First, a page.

Quick Facts

Many Have Given Their Life or Health in Service to Our Countries.

USA Causalities and Coalition Dead

 The US military has carefully counted its uniformed dead in the wars in Iraq and Afghanistan. As of June 6, 2011, that number totaled 6,051, with 4,457 dead in Iraq and Afghanistan.

1,594 dead in Afghanistan The list of ways that these mostly young people died is a horrific catalog of what actually happens in war. They died by the enemy’s deadly targeting or mangled in the dangerous equipment they work with. They died because of the chaos of war, accidentally shooting each other, or at their own hands as the mental anguish of killing and being at risk of dying takes a self-destructive toll. The causes of death include hostile rocket propelled grenade fire and the improvised explosive devices that have been responsible for roughly half of all deaths and injuries in Iraq and Afghanistan. But they also include truck rollovers and other vehicle crashes, electrocutions, heatstroke deaths, friendly fire, and suicides in theater. A total of 287 individuals have committed suicide while deployed, and 2,129 military suicides have occurred since 2001. In some cases, the official cause of death has been disputed (a death that appears to be a suicide being listed as an accident, for example) or as undetermined or pending determination.

http://projects.washingtonpost.com/fallen/ (this is not necessarily a fully list)

US Wounded

As of April 4, 2011, the Department of Defense reported a total of 43,822 US troops “wounded in action” since the beginning of the wars. In addition, there are “non-hostile-related medical air transports” of sick and injured troops totaling 55,243. Again, these include all medical evacuations from theater, including disease, heat stroke, self-inflicted injuries, and “combat fatigue,” but do not include casualties which do not involve air transport. All are categorized as “casualties” by the Department of Defense.

Numbers of US contractor wounded are available through the Department of Labor: as of May 10, 2011, there were 33,295 claims for injury or illness that involved lost time on the job, but these figures are acknowledged to be quite incomplete. Contractor injuries in both wars have been conservatively estimated at 51,031 through March 2011,24 using Department of Labor numbers. If one takes the figure for the percentage of contract workers employed by the US military who died in Iraq and Afghanistan from the invasions up to March 2007 who were US citizens, which is 23 percent, this would mean roughly 11,737 of the total contractor wounded figure of 51,031 were US citizens.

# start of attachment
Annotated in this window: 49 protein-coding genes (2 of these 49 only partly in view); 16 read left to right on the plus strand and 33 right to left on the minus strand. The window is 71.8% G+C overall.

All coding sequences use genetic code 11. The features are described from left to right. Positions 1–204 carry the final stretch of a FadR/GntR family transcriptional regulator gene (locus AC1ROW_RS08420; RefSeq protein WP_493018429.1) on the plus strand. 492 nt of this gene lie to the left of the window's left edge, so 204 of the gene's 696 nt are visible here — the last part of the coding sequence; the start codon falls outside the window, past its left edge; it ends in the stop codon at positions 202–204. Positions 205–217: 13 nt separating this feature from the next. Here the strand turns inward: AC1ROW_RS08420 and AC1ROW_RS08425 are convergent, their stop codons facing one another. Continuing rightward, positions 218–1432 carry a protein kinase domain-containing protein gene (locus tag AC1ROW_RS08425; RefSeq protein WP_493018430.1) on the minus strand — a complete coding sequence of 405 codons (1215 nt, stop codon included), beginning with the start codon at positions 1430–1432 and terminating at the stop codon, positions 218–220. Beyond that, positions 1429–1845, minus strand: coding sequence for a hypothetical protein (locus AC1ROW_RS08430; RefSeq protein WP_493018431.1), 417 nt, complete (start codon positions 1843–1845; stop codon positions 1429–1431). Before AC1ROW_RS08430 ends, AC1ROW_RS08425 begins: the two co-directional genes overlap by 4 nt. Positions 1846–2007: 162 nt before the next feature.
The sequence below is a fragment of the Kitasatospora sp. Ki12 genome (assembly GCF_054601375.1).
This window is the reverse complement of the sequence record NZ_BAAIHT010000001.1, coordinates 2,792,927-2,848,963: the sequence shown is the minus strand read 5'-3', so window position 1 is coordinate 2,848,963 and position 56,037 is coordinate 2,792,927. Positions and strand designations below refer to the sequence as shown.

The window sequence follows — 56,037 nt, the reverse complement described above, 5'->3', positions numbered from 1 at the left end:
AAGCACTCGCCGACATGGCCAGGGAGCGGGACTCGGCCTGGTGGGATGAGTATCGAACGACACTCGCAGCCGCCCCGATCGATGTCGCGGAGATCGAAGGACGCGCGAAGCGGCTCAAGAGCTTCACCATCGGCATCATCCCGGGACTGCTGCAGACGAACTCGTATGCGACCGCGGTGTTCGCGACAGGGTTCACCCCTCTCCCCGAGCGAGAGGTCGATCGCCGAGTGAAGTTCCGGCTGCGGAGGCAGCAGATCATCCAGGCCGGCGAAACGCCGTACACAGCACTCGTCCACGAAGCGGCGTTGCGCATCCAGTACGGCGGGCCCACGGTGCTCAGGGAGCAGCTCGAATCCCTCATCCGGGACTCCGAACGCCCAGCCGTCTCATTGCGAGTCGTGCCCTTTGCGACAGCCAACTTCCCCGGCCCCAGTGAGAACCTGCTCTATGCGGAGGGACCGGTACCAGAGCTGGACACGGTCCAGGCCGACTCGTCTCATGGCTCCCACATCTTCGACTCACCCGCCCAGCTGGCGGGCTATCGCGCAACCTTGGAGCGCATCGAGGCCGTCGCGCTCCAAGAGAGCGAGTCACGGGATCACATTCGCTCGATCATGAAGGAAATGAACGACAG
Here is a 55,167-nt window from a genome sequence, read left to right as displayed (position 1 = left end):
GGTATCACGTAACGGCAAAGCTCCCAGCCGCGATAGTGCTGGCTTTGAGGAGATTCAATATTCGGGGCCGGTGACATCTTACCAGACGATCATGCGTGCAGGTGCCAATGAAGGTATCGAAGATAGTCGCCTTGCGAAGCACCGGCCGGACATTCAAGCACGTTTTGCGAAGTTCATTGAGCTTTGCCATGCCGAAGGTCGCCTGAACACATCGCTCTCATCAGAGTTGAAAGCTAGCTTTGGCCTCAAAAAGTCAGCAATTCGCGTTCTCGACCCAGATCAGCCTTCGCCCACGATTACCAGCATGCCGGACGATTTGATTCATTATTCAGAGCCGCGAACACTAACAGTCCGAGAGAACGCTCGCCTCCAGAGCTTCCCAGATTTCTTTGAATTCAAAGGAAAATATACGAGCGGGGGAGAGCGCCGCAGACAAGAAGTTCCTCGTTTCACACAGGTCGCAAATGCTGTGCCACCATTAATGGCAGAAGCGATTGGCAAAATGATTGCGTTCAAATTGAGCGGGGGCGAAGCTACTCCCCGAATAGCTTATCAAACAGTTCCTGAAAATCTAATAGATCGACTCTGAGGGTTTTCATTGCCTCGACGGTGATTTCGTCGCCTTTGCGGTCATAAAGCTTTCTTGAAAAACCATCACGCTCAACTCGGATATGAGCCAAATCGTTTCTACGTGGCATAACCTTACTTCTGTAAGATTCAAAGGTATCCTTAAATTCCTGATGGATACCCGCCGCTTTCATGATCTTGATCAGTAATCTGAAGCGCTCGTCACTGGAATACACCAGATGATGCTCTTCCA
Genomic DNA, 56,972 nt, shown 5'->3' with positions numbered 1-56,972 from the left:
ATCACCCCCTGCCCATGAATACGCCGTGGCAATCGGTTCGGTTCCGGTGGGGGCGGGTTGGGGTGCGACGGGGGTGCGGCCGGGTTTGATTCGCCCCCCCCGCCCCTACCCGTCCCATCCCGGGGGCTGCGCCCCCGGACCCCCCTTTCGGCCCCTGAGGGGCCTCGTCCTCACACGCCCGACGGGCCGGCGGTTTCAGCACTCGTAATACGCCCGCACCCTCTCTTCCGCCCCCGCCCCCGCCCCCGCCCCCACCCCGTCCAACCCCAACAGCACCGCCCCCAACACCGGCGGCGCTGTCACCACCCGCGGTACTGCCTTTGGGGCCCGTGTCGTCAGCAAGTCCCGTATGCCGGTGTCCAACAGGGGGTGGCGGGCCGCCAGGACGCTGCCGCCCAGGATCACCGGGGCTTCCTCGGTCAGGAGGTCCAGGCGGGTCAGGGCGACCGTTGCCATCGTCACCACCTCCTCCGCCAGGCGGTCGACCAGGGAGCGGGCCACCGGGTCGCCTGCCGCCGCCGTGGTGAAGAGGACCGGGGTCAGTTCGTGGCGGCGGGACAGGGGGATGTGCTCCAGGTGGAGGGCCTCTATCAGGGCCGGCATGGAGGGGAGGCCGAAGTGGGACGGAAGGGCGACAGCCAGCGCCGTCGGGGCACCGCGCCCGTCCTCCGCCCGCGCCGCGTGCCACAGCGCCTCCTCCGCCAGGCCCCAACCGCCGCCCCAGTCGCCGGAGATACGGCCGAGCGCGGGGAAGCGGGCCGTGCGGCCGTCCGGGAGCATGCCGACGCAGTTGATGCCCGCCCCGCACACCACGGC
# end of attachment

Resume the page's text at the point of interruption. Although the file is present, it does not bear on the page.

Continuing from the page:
Together, then, these numbers bring the total of injured and ill DoD contractors and US troops in both wars to 150,096, and the number of US citizens who were acknowledged to have been injured or fallen ill in country in the two wars to 110,802.

This total, however, does not include the still large number of untreated or undiagnosed illnesses and war disability incurred by US forces. That the actual wounding of war is orders of magnitude larger than these official numbers indicate is evidenced by the fact that the US VA system alone has already treated more than 650,000 veterans of the two wars for a variety of problems and received 550,000 disability claims from veterans of the two wars.
(Information on this page is taken from the publication: US and Coalition Casualties in Iraq and Afghanistan, Catherine Lutz, Watson Institute, Brown University, Who also used various sources listed in the end notes other publication. Sea2Sea is not responsible for the content of external sites)

UK Deaths:

UK forces have been in Afghanistan since US-led forces launched Operation Enduring Freedom in 2001, targeting al-Qaeda and its Taliban supporters. As the UK’s role has changed, troop numbers have increased. Most casualties have been caused by improvised explosive devices, or IEDs. Others have died in clashes with insurgents, accidents or by other causes.UK troop levels, and casualties, increased sharply in 2006 when Nato took over leadership of operations in the south – with most British forces based in Helmand where Taliban influence was strong. Operations such as Panther’s Claw against Taliban strongholds also increase the risk of exposure to IEDs.

The overwhelming majority of casualties are soldiers from the lower ranks, killed while out on foot on patrol. Women work on the front line, but not in close-combat roles such as infantry, commando or tank units. The UK plans to end to combat operations in Afghanistan by 2014.


British Casualties (Afghanistan) 2001 2002 2003 2004 2005 2006 2007 2008 2009 2010 2011 Total (less fatalities)
Fatalities 0 3 9 1 11 39 42 51 108 103 15 382
Very Seriously Injured 0 1 0 3 2 18 23 27 83 80 10 247
Seriously Injured 0 0 1 3 0 13 40 38 75 74 14 258
Field Hospital Admissions 0 0 0 0 0 240 832 1008 1229 1262 196 4767
Aero-medical evacuations 0 0 0 0 0 262 572 800 1313 1225 290 4462
Total (less fatalities) 0 1 1 6 2 533 1467 1873 2700 2641 510 9734
British Casualties (Iraq) 2001 2002 2003 2004 2005 2006 2007 2008 2009 Totals (less fatalities)
Fatalities 0 0 53 22 23 29 47 4 1 179
Very Seriously Injured 0 0 14 14 5 11 24 5 0 73
Seriously Injured 0 0 32 31 15 21 45 4 1 149
Field Hospital Admissions 0 0 0 0 0 1302 1300 778 218 3598
Aero-medical evacuations 0 0 0 0 0 701 603 433 234 1971
Total (less fatalities) 0 0 46 45 20 2035 1972 1220 453 5791

Comments are closed.